In this post I am going to tell you how I hand weave fabric for my teddy bears. Once the loom is set up (as in my previous post) I can begin to weave my fabric. This time I am using a Countermarch loom but sometimes I will use different looms which means the weaving process is slightly different.
For my countermarch loom the first this to do it set up the treadles underneath, this determines the structures I am going to weave. Each treadle needs to be tied to every shaft. The shafts contain the heddles and each of these ties will decide whether the shaft will be lifted up or pulled down, this is how the structures are created.
Treadles tied up to shafts
When a treadle is pressed with the foot and the shafts lifted or lowered it creates a triangle shaped gap in the warp called the shed. A shuttle containing the weft (horizontal threads) is passed through the shed, the fabric begins to be woven.
The treadles are pressed in a certain order depending on what I am weaving, sometimes all twelve treadles will be used, sometimes only four may be needed. As more and more weft threads are interlaced with the warp threads the fabric grows longer. I will weave a few different fabrics from the same warp. Using different patterns and weft threads means I can produce very different fabrics from the same warp.
Woven fabric with shuttle
Have a look at the next step – cutting the pieces
In this post I will talk about setting up the loom ready for weaving which involves putting the warp on to the loom. These threads need to be put on the loom in a very particular way to enable hand weaving.
First of all one end of my warp is wound on to a rotating beam at the back of the loom. To ensure the threads are spread across the width of this beam evenly I use a raddle which is a wooden bar with nails at half inch intervals. The threads are sectioned into half inches, between each of the nails.
Warp wound on to back beam through raddle
Each individual thread is then put through a separate heddle, for my handwoven teddy bears there can be around 800 threads. Heddles are pieces of polyester thread which have an eye like a needle in the middle. Each of thread needs to be threaded in a certain order and through a particular heddle. This controls the types of patterns that will be handwoven on the loom.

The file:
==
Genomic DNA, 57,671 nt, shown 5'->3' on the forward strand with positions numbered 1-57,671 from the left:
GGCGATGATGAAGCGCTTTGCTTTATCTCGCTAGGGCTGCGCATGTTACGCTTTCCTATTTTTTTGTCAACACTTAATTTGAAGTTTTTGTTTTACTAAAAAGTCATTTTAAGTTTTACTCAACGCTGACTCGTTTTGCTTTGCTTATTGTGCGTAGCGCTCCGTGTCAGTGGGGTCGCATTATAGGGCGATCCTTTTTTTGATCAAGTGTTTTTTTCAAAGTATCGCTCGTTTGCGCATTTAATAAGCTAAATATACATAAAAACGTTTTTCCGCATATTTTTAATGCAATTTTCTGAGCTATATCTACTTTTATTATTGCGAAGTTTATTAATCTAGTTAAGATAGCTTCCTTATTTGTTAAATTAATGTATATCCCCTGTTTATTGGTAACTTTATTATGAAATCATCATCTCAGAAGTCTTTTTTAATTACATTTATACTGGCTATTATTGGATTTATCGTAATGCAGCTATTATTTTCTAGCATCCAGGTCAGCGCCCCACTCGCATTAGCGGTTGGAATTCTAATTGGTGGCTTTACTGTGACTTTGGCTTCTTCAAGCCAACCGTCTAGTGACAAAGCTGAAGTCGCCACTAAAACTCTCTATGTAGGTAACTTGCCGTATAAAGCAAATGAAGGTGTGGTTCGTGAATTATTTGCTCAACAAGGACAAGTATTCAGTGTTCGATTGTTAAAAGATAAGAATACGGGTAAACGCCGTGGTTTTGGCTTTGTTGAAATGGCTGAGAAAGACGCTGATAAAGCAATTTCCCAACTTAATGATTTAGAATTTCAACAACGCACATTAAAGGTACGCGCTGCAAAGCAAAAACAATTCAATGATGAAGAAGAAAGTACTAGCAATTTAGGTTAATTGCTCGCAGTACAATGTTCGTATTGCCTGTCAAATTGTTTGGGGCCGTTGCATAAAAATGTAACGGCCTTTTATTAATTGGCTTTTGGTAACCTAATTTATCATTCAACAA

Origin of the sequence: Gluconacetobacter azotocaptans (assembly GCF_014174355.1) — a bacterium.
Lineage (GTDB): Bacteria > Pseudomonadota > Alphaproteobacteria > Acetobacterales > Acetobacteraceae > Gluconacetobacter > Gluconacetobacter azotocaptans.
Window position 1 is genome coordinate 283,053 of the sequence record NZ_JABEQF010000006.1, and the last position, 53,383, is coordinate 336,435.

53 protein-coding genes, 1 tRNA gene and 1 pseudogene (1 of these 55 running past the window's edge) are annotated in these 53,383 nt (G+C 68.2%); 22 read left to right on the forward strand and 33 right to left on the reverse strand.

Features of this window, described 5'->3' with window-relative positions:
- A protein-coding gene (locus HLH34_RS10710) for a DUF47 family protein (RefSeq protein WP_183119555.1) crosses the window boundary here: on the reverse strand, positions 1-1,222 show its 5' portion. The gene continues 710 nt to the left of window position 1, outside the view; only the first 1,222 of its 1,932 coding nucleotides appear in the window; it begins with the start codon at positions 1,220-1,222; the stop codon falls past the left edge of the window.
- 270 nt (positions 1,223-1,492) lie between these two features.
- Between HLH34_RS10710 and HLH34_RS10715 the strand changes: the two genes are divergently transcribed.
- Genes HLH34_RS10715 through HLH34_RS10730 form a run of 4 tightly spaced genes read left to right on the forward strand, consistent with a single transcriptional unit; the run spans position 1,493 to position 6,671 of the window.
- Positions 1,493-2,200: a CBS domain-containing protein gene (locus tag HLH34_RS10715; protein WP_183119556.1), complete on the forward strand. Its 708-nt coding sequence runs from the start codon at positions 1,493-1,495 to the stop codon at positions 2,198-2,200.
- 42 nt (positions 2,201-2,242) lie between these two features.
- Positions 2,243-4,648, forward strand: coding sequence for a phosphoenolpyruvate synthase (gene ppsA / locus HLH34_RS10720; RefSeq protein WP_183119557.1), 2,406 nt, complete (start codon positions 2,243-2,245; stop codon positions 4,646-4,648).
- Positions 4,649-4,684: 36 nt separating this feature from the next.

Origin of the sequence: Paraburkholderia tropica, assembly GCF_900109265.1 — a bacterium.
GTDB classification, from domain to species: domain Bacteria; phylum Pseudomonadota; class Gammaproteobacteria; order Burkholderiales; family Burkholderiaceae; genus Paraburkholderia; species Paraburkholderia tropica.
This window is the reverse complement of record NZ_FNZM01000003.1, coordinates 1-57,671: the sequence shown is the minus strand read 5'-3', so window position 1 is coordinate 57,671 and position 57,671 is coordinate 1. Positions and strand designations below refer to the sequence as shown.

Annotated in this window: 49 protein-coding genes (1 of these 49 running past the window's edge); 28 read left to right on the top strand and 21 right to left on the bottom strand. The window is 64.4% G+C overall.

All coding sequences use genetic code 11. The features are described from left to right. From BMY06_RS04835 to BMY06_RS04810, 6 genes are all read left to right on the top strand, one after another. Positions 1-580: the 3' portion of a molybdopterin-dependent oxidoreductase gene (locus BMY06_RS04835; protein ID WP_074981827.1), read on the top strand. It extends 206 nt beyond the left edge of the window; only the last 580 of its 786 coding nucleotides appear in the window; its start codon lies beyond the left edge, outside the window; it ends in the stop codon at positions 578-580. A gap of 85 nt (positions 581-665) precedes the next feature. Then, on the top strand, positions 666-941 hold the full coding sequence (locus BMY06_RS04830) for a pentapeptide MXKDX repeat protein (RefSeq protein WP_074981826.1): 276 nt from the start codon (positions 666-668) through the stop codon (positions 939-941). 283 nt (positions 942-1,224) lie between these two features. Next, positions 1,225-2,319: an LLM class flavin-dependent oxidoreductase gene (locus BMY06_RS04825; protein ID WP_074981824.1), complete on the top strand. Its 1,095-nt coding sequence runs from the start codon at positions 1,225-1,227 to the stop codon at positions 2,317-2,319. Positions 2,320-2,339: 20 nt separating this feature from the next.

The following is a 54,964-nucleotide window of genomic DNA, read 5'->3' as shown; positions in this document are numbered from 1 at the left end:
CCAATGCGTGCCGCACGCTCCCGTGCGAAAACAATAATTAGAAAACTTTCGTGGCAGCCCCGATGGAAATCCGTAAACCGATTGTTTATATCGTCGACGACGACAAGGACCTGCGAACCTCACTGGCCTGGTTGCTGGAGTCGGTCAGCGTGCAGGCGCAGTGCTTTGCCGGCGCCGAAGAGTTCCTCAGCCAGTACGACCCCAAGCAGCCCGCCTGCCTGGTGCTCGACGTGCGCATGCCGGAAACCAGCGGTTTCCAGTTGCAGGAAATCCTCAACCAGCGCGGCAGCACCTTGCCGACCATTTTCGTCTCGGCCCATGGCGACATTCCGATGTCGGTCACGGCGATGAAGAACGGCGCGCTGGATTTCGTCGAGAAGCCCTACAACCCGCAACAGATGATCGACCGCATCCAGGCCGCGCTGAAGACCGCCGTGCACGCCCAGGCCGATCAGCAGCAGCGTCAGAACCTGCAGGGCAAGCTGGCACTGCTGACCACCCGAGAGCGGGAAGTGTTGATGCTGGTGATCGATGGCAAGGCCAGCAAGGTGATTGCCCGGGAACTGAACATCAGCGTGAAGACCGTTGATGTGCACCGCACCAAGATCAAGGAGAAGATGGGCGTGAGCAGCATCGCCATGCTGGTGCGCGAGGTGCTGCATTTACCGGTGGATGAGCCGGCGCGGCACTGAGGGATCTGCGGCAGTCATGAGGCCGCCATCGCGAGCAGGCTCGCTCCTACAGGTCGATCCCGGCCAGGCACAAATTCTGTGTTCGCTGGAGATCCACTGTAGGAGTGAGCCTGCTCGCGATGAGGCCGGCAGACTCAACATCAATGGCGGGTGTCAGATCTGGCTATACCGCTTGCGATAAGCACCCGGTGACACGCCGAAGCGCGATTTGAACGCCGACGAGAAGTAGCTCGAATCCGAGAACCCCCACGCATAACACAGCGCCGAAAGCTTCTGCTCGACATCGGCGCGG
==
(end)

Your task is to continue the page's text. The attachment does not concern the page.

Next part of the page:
Warp threads threaded through heddles
It is really important that when I weave my fabric for my teddy bears the threads are distributed evenly across the width of the fabric, and not too close together or too far apart. This is set using a reed which has a certain number of gaps per inch. A set number of threads is put through each of these gaps, usually two or three.
Warp threaded through reed
The other end of the warp is then tied on to a rotating beam at the front of the loom. The tension of each and every thread must be the same to avoid problems when weaving.
Warp tied to fron beam
I will then have my set of threads (the warp) tied from the back of the loom to the front of the loom under tension, threaded through the heddles and reed. These form all of the vertical threads in my final fabric. At this point I am ready for weaving.
Warp ready for weaving
Have a look at the next step – weaving the fabric
The set of threads that travel from the front of the loom to the back is called a warp. This needs to be made separately before it is placed on to the loom and this is what I am going to talk about in this post.
The warp sets the length, width and density of the fabric. It makes up half of the threads within the finished woven fabric as it will become all of the vertical threads in the finished woven fabric.
Warp being wound on warping mill
Before making the warp I have to decide exactly how much fabric I need to weave, the length and width. Normally I will weave several pieces of fabric from one warp so this needs to be planned first. The density of the fabric needs to be worked out which is the number of threads in every cm of fabric. This is very important because if the fabric is too open then it will not hold together when being made into a teddy bear and if it is too dense then the colours of the yarn will not show evenly in the finished hand woven fabric.
Threads being organised and counted into groups on the warping mill
I make my warps on a warping mill which allows me to organise the right number of threads in to the length required. The number of threads varies and can be up to 800 for my teddy bears.